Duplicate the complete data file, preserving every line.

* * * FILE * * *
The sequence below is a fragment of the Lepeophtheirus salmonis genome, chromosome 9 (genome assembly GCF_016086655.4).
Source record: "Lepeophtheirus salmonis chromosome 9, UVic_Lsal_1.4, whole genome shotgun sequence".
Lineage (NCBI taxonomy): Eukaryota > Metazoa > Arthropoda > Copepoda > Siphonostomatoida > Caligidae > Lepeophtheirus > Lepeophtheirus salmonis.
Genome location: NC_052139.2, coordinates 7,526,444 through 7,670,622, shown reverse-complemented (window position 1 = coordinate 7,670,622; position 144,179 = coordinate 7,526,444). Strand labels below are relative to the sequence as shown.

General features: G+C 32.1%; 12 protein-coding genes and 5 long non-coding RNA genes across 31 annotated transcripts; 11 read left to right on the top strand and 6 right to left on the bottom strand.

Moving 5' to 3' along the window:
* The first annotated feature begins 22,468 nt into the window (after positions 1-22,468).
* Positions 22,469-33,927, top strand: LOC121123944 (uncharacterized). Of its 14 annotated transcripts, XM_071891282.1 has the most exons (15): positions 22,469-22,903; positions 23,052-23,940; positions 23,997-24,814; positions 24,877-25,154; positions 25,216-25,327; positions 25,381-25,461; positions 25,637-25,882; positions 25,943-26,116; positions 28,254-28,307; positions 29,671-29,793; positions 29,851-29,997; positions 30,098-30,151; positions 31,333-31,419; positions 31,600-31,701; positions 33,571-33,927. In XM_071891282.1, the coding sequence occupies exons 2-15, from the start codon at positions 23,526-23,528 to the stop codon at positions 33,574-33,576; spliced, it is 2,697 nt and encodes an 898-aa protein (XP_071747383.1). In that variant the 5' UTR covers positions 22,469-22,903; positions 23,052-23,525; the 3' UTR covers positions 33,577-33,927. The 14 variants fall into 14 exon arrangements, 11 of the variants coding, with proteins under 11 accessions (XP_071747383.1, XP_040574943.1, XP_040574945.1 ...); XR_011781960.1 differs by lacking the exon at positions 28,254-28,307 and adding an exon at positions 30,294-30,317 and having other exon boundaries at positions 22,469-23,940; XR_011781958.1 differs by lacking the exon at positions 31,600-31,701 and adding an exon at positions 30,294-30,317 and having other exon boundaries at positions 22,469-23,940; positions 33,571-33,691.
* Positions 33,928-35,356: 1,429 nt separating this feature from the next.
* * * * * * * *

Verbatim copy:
The sequence below is a fragment of the Lepeophtheirus salmonis genome, chromosome 9 (genome assembly GCF_016086655.4).
Source record: "Lepeophtheirus salmonis chromosome 9, UVic_Lsal_1.4, whole genome shotgun sequence".
Lineage (NCBI taxonomy): Eukaryota > Metazoa > Arthropoda > Copepoda > Siphonostomatoida > Caligidae > Lepeophtheirus > Lepeophtheirus salmonis.
Genome location: NC_052139.2, coordinates 7,526,444 through 7,670,622, shown reverse-complemented (window position 1 = coordinate 7,670,622; position 144,179 = coordinate 7,526,444). Strand labels below are relative to the sequence as shown.

General features: G+C 32.1%; 12 protein-coding genes and 5 long non-coding RNA genes across 31 annotated transcripts; 11 read left to right on the top strand and 6 right to left on the bottom strand.

Moving 5' to 3' along the window:
* The first annotated feature begins 22,468 nt into the window (after positions 1-22,468).
* Positions 22,469-33,927, top strand: LOC121123944 (uncharacterized). Of its 14 annotated transcripts, XM_071891282.1 has the most exons (15): positions 22,469-22,903; positions 23,052-23,940; positions 23,997-24,814; positions 24,877-25,154; positions 25,216-25,327; positions 25,381-25,461; positions 25,637-25,882; positions 25,943-26,116; positions 28,254-28,307; positions 29,671-29,793; positions 29,851-29,997; positions 30,098-30,151; positions 31,333-31,419; positions 31,600-31,701; positions 33,571-33,927. In XM_071891282.1, the coding sequence occupies exons 2-15, from the start codon at positions 23,526-23,528 to the stop codon at positions 33,574-33,576; spliced, it is 2,697 nt and encodes an 898-aa protein (XP_071747383.1). In that variant the 5' UTR covers positions 22,469-22,903; positions 23,052-23,525; the 3' UTR covers positions 33,577-33,927. The 14 variants fall into 14 exon arrangements, 11 of the variants coding, with proteins under 11 accessions (XP_071747383.1, XP_040574943.1, XP_040574945.1 ...); XR_011781960.1 differs by lacking the exon at positions 28,254-28,307 and adding an exon at positions 30,294-30,317 and having other exon boundaries at positions 22,469-23,940; XR_011781958.1 differs by lacking the exon at positions 31,600-31,701 and adding an exon at positions 30,294-30,317 and having other exon boundaries at positions 22,469-23,940; positions 33,571-33,691.
* Positions 33,928-35,356: 1,429 nt separating this feature from the next.